As we wandered towards the unmistakable two towers of Bologna, we spotted an inviting cafe and went in for lunch and had the most delicious coffee, we had truly arrived.

Only one of the towers is opened to the public, and you needed to book in advance, so we had to skip that, plus at almost 500 steps to climb to reach the top, it wasn’t something either of us fancied straight after lunch. But, we had fun peering into more shop windows, watching chefs preparing pasta for the oncoming evening and explored more Porticos, finding a rare wooden one on Via Marsala.

After a peek inside the Basilica of San Domenico to view some of the artwork inside, including an early Michelangelo, on mum’s insistence we had to visit the university.

I admit, visiting a cities university isn’t top of my list when I’m on my travels, with the exception of that time I visited Princeton, but it is a must when visiting Bologna. The University of Bologna, or UNIBO is the oldest university in continuous use in the world, incredibly it is said to have opened its ancient doors in 1088, although didn’t grow large enough to technically become a bone-fide university until about 100 years later, regardless that still makes it 850 years old!

The highlight of any visit will be to see the beautiful and huge library, full of shiny wooden bookcases carefully labelled and organised into subjects such as zoology and astronomy, and any spare space of wall was covered with elaborate coats of arms of the previous instructors who have taught over the years.

Everywhere you turned there was something to investigate, another gem was the anatomical theatre, once used for medical lectures, its wooden walls adorned with famous physicians of the time, such as Hippocrates.

When we visited mum and I just turned up and were able to enter the buildings without a booking, but while researching for this blog post, it appears the situation may be currently different, possibly due to Covid, in that you had to book a slot or a guided tour prior to arrival. This is the link for the most up to date information should you fancy it.

One thing that you may not associate so much with Bologna is the canal system. Mainly hidden from view if you are just staying within the confines of the city centre, the Canal Navile provided an important job transporting goods too and from Bologna Port, from Medieval times up until the port was dismantled in 1934. But there is a place where you can spot this piece of history, and that is at Finestrella where you can open a small window situated on the Via Piella and look down on the Moline canal gently flowing beneath you. If you walk one block east to Via Giovanni Brugnoli, you get an even better view as you peer through the love-locked gate and see the canal continuing to flow, nestled between the striking orange buildings on its way to the Adriatic.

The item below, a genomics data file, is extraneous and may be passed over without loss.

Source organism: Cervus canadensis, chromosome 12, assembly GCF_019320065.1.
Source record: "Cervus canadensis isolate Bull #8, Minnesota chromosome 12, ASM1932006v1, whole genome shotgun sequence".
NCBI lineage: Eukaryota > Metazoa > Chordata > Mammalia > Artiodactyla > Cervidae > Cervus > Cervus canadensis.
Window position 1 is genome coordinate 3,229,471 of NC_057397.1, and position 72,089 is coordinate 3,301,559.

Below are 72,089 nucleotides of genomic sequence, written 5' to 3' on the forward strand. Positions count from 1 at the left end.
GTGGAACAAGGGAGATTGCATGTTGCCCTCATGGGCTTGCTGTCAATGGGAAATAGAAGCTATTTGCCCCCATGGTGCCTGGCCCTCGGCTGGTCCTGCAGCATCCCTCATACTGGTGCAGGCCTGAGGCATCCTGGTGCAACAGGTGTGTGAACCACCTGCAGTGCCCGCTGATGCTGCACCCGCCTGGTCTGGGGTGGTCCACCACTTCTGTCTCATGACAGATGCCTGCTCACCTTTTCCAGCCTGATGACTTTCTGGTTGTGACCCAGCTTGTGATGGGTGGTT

For dinner, we were spoilt for choice, each window invitingly advertising their speciality, of course in Bologna the most famous dish is ragù alla bolognese and I think that’s what mum had, but I went for a delicious veggie pasta dish and we shared a gluttonous dessert.

To work off some of the calories of our delicious dinner, we took another walk through more porticos, and soaked up the atmosphere around Piazza Maggiore, the square lit up all around the perimeter with musicians playing and cafe’s bustling.  Then it was a short walk across the Piazza Netunno to see the Fountain of Neptune all aglow and less crowded than earlier in the day, the statue casting a powerful shadow on the wall behind him.


The next morning, we started our day with an espresso, it would have been rude not too, then we checked out of our hotel, took a last walk around the main square, and headed to the train station.

Along the way we passed a curious looking ruin, which turned out to be one of the original gates to the city, leaving me thinking there was definitely a lot more to explore here, as well as more pasta to eat, and as we boarded our train to Rimini, I made a mental note to return someday.

EATS – We were only in town to enjoy one evening meal and randomly picked Osteria della Orsa. But the town is famous for its stuffed pasta dishes such as Tortellini, its sausages, cheeses and hams as well as the renowned Ragu Bolognese, meaning you are overwhelmed with choice on where to eat. If we had more time, we would have explored some of the food markets, always a great way to eat well and on a budget.

COFFEE AND CAKE – Again, it was such a whistle stop tour, I didn’t have time to sample nowhere near as much as I wanted, but I had an incredible coffee and cake at Pappare  and they had lots of delicious plant based dishes too, I suspect I would have gone again if we’d had time. Speaking of next time, I’d love to visit Stefino in the Bolognina district to sample some of their vegan ice cream!